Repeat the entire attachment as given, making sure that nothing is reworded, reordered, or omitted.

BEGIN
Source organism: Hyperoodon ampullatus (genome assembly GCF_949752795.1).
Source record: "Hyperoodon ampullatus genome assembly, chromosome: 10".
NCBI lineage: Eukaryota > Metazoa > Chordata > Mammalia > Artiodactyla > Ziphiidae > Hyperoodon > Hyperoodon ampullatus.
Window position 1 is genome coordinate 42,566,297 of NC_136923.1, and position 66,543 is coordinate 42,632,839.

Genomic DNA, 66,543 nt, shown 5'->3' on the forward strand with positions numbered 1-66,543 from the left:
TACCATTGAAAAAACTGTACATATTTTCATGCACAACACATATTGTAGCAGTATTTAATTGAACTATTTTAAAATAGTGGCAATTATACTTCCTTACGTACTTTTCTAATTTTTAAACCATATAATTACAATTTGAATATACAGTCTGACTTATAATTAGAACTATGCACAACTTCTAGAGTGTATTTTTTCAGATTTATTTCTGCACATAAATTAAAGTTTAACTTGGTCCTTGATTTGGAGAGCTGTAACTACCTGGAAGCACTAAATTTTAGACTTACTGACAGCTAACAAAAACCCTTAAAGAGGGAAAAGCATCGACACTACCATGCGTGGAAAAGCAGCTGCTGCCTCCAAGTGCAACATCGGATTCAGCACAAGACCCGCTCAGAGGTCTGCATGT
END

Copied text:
Source organism: Hyperoodon ampullatus (genome assembly GCF_949752795.1).
Source record: "Hyperoodon ampullatus genome assembly, chromosome: 10".
NCBI lineage: Eukaryota > Metazoa > Chordata > Mammalia > Artiodactyla > Ziphiidae > Hyperoodon > Hyperoodon ampullatus.
Window position 1 is genome coordinate 42,566,297 of NC_136923.1, and position 66,543 is coordinate 42,632,839.

Genomic DNA, 66,543 nt, shown 5'->3' on the forward strand with positions numbered 1-66,543 from the left:
TACCATTGAAAAAACTGTACATATTTTCATGCACAACACATATTGTAGCAGTATTTAATTGAACTATTTTAAAATAGTGGCAATTATACTTCCTTACGTACTTTTCTAATTTTTAAACCATATAATTACAATTTGAATATACAGTCTGACTTATAATTAGAACTATGCACAACTTCTAGAGTGTATTTTTTCAGATTTATTTCTGCACATAAATTAAAGTTTAACTTGGTCCTTGATTTGGAGAGCTGTAACTACCTGGAAGCACTAAATTTTAGACTTACTGACAGCTAACAAAAACCCTTAAAGAGGGAAAAGCATCGACACTACCATGCGTGGAAAAGCAGCTGCTGCCTCCAAGTGCAACATCGGATTCAGCACAAGACCCGCTCAGAGGTCTGCATGT